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This paper proposes an objective criterion for shedding off or putting on mass (weight) in marginally obese children. With increasing awareness of childhood obesity among community-health workers, pediatricians, nutritionists, teachers and parents, efforts are made to reduce mass based on the current obesity profile of a child. However, this approach fails to take into account the fact that a child, by the very nature of age group under study, is gaining height at the same time trying to manage mass through a combination of diet, exercise and lifestyle adjustment (optimization approach). Optimal mass was defined in 2011 by the author as the mass corresponding to percentile of height. Hence, a child should momentarily achieve optimal mass when mass-percentile trajectory crosses height-percentile trajectory. However, for the purpose of maintaining optimal mass, not only, the values, but also, the slopes of height- and mass-percentile trajectories must match (dynamical-system approach). This paper follows height and mass trajectories of a girl in the age range 5.88-9.44 years and illustrates the need for gaining mass instead of reducing, although she was marginally obese at her last checkup. To help achieve the goal of optimal-mass management, month-wise targets to attain specific heights and masses (on specific dates of a given month) as well as lifestyle adjustment, diet and exercise plans are provided.
Full Text (3rd-Generation Solution of Childhood Obesity) PDF

J37: Hairstyle, Footwear and Clothing for Gymnastic Activities in the Primary-School Setting
Work done at: UNIVERSITY OF KARACHI, University Road, Karachi 75270, Pakistan
Kamal SA, Khan SA,
Pamukkale Journal of Sports Sciences, 6 (3), 2015, 29-45
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The authors recommend gymnastic kits for primary classes, while considering drawbacks of existing clothing choices. Safety, ease of changing, cost, weather considerations and social constraints were put together to propose a practical gym kit for school-based gymnastic activities. Age-wise recommendations are given for activity-appropriate hairstyle, footwear and clothing for primary classes for both indoor and outdoor sessions. Gymnastics should be done barefoot (indoors) and in pure-cotton socks and plimsolls (sneakers) outdoors, where barefoot exercises are not possible, with boys, unclothed from waist up, in briefs, legs uncovered from upper thighs to feet, or figure-hugging half pants, reaching just below knees; girls, unclothed from waist up, in knickers (panties), legs uncovered from upper thighs to feet, or leotard (with stockings, if desired). Girls should tie their long hair in the form of (hair) bun to expose the upper-neck area. Boys should be required to wear athletic supporters under briefs. For training sessions, students are grouped in sections A, B and C — small children (sum of percentiles of height and mass below 50) placed in section A, children of medium built (sum 50 or above but below 150) in section B and big children (sum 150 or above) in section C. Within a section and its sub-sections, a uniform dress code should be implemented for participating in gymnastic practices.  Full Text PDF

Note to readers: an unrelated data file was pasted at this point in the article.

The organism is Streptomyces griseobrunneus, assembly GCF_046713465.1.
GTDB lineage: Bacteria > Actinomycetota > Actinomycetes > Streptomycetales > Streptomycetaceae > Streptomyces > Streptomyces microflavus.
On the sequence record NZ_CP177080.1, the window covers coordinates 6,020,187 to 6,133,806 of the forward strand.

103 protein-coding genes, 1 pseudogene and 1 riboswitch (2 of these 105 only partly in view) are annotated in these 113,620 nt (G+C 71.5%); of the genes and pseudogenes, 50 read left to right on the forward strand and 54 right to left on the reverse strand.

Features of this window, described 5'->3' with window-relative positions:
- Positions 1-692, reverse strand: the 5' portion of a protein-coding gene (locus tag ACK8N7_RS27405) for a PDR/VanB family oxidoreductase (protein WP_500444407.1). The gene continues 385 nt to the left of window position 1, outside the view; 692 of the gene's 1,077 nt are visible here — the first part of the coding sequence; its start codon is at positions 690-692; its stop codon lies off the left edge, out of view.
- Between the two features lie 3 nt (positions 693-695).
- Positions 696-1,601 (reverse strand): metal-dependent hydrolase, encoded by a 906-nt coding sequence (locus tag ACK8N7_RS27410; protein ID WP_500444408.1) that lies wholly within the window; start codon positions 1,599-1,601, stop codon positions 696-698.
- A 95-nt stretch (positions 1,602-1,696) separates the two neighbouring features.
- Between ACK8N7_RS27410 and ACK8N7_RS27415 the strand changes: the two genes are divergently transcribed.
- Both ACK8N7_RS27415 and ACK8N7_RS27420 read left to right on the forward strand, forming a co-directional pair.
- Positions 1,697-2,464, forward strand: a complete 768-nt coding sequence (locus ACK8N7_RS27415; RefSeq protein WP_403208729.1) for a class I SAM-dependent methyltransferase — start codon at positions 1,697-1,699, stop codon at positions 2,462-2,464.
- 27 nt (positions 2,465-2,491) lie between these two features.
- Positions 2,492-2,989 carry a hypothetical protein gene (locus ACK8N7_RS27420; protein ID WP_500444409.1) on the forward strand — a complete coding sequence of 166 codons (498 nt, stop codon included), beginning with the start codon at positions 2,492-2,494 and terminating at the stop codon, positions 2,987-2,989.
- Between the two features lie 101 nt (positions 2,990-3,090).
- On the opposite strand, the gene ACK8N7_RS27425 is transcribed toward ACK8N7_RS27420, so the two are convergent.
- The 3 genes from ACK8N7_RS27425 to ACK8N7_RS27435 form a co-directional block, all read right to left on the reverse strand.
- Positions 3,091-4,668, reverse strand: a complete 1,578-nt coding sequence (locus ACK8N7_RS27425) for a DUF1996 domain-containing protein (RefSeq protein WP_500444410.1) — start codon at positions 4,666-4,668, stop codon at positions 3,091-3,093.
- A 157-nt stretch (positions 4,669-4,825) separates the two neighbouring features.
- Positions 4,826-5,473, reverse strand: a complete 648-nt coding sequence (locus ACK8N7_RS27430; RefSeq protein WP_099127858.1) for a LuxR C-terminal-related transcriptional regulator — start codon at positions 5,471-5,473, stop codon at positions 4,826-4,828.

J36: Effective Decision Making for Presence of Scoliosis
Work done at: UNIVERSITY OF KARACHI, University Road, Karachi 75270, Pakistan
Kamal SA, Sarwar M, Razzaq UA, International Journal of Biology and Biotechnology, 12 (2), 2015, 321-332
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Scoliosis, a body-disfiguring disease, is associated with lateral curvatures and rotations of a person’s spine. It is, generally, detectable around the age of 8 years. A two-minute-stripped-orthopedic examination of students, in the age group seven- to ten-years, may alert the health-care provider to early-warning signals, which are expressed as a mathematical index, named as ‘Cumulative-Scoliosis-Risk Weightage (CSRW)’. CSRW is based on family history, age, statuses of being tall and/or wasted, forward-bending tests, non-alignment of plumb-line, shoulder drooping, uneven scapulae, shape of midline of back, unequal body triangles, uneven spinal dimples and positive moiré. A high CSRW calls for further examination before sending the child for X rays. Effective methods are needed to eliminate need for unnecessary X rays, which damage bone marrow of children